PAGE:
Creating a welcoming and supportive platform for emerging artists is also at the heart of Moraima, a multidisciplinary arts space that opened two years ago. Tucked away on a backstreet in the Raval, the sounds of gypsy and folk music can be heard bursting out from its doors throughout the week. Inside, the works of a variety of Spanish artists are exhibited alongside an intimate performance space and bar. Founder Monica Parejo wanted to create a springboard for new artists and musicians under one roof, as well as a meeting point for cultural exchange. “The city is known for design, but not for art or music,” she said. “Most artists have to go to Madrid if they want to make a living. In terms of musicians, it’s very difficult for people to get permits to play: it’s either the metro, Razzmatazz or Apolo—there’s not much in between for people who are just starting out.”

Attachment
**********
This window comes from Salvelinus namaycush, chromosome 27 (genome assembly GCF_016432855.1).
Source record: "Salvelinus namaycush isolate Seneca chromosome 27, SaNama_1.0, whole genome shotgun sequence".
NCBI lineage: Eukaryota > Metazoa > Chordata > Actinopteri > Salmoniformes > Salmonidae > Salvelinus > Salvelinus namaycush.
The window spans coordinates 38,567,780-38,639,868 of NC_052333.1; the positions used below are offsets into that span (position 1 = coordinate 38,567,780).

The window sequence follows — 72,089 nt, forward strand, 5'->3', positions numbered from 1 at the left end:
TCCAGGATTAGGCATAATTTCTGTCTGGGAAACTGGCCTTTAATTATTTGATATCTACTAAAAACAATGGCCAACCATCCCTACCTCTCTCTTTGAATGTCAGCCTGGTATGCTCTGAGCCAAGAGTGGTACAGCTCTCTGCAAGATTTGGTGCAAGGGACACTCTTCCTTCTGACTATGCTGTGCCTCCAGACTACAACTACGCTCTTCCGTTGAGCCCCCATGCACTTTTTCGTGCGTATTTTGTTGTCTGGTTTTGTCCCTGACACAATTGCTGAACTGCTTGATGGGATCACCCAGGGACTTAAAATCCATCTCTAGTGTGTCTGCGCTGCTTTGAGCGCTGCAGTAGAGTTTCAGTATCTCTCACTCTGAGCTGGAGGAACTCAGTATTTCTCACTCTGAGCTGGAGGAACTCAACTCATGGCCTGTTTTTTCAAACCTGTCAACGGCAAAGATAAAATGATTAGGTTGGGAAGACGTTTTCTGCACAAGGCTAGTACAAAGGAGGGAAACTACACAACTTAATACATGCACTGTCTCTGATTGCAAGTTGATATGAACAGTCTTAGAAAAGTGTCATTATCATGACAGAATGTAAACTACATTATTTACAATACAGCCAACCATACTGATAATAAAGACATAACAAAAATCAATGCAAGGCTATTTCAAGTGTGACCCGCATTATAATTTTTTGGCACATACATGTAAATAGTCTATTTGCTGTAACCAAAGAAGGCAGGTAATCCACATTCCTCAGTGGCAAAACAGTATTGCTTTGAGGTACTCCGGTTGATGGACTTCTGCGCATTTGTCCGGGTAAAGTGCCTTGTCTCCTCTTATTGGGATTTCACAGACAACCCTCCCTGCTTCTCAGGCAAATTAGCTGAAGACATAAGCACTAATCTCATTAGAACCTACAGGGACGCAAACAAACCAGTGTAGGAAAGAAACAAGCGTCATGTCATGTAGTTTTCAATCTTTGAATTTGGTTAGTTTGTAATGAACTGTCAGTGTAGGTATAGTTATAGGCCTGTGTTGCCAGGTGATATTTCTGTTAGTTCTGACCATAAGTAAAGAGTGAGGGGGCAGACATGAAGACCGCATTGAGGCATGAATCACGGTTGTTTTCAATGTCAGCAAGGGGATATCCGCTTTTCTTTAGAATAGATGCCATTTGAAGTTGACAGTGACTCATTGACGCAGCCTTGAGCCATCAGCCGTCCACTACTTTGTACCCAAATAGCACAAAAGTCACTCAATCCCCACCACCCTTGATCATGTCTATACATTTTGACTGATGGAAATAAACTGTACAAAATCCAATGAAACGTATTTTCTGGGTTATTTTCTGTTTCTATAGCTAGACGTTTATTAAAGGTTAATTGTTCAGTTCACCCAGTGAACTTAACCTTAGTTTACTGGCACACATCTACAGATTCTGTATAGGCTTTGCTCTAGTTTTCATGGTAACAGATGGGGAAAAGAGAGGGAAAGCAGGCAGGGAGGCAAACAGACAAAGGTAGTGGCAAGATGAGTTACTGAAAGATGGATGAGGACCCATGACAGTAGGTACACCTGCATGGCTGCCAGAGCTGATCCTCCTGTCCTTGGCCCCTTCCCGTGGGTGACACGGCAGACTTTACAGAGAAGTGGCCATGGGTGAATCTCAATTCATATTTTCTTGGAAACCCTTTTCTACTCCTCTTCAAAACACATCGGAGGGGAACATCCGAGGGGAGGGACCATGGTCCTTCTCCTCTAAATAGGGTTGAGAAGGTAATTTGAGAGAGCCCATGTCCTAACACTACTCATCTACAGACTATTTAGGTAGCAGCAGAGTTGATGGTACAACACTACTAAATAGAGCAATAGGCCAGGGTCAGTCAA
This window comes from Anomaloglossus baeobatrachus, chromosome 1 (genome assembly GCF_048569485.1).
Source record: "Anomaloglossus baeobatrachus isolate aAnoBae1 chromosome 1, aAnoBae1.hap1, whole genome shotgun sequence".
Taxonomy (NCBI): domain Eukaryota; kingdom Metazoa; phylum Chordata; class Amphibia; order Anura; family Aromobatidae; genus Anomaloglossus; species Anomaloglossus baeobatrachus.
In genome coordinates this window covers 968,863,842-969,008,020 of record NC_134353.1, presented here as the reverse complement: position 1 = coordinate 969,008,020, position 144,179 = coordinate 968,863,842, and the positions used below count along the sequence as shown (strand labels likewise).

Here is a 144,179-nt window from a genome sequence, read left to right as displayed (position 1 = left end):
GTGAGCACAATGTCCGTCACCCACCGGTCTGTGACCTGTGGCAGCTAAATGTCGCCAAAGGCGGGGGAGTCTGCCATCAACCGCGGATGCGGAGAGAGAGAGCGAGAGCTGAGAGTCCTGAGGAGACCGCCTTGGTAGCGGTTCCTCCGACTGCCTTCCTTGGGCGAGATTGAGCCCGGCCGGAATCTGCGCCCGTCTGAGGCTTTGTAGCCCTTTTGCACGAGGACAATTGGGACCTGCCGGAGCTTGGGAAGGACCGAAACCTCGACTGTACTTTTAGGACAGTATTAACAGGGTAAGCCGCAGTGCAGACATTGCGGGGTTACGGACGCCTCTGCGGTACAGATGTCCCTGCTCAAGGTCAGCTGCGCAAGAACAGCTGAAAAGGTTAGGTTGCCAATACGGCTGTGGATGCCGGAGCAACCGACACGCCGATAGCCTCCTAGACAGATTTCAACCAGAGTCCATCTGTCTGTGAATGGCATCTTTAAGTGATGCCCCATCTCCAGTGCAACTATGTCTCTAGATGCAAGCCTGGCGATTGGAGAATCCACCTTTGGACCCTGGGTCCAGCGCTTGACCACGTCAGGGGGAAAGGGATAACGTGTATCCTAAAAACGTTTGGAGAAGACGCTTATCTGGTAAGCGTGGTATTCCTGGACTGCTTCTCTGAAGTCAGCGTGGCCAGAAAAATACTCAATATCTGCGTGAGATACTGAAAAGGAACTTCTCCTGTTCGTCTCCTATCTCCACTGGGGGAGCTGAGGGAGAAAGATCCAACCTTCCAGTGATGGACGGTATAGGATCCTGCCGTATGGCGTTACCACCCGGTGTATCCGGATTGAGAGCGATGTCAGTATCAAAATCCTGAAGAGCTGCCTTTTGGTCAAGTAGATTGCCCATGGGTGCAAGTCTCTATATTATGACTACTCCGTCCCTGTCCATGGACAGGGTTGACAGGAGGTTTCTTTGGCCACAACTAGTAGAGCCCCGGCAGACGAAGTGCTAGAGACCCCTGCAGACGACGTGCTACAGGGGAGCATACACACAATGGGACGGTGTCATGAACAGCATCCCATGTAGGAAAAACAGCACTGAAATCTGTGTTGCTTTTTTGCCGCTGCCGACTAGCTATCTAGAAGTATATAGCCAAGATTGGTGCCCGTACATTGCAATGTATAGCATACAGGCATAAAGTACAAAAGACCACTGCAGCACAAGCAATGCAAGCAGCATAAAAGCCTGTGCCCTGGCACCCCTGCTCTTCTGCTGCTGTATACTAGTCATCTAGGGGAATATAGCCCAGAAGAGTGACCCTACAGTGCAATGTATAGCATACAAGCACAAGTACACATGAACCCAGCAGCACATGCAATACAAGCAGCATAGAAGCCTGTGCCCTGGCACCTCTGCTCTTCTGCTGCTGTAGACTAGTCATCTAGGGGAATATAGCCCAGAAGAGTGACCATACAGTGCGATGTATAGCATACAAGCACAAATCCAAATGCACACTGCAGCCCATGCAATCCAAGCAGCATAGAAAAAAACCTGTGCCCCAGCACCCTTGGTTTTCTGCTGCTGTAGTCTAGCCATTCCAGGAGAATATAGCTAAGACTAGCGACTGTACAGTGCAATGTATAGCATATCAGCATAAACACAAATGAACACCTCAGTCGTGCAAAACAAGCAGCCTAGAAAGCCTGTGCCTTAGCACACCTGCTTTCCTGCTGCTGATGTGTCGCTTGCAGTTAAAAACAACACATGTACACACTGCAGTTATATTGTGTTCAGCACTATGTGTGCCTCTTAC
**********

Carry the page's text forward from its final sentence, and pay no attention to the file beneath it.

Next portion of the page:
Moraima’s packed schedule of events encompasses everything from exhibitions to poetry open-mic nights and film screenings. “Previously, when I’d been to galleries in Barcelona, the atmosphere was very cold. You’re not sure whether you should go in or not. I wanted to make a space where you feel close to the art, where you can enjoy it and not be overwhelmed or put off by the rules of a gallery.” Upcoming exhibitions include a photography series by Dani de los Muros (whose work has previously appeared in galleries across Spain), and a collective showcase of seven different photographers working in analogue format.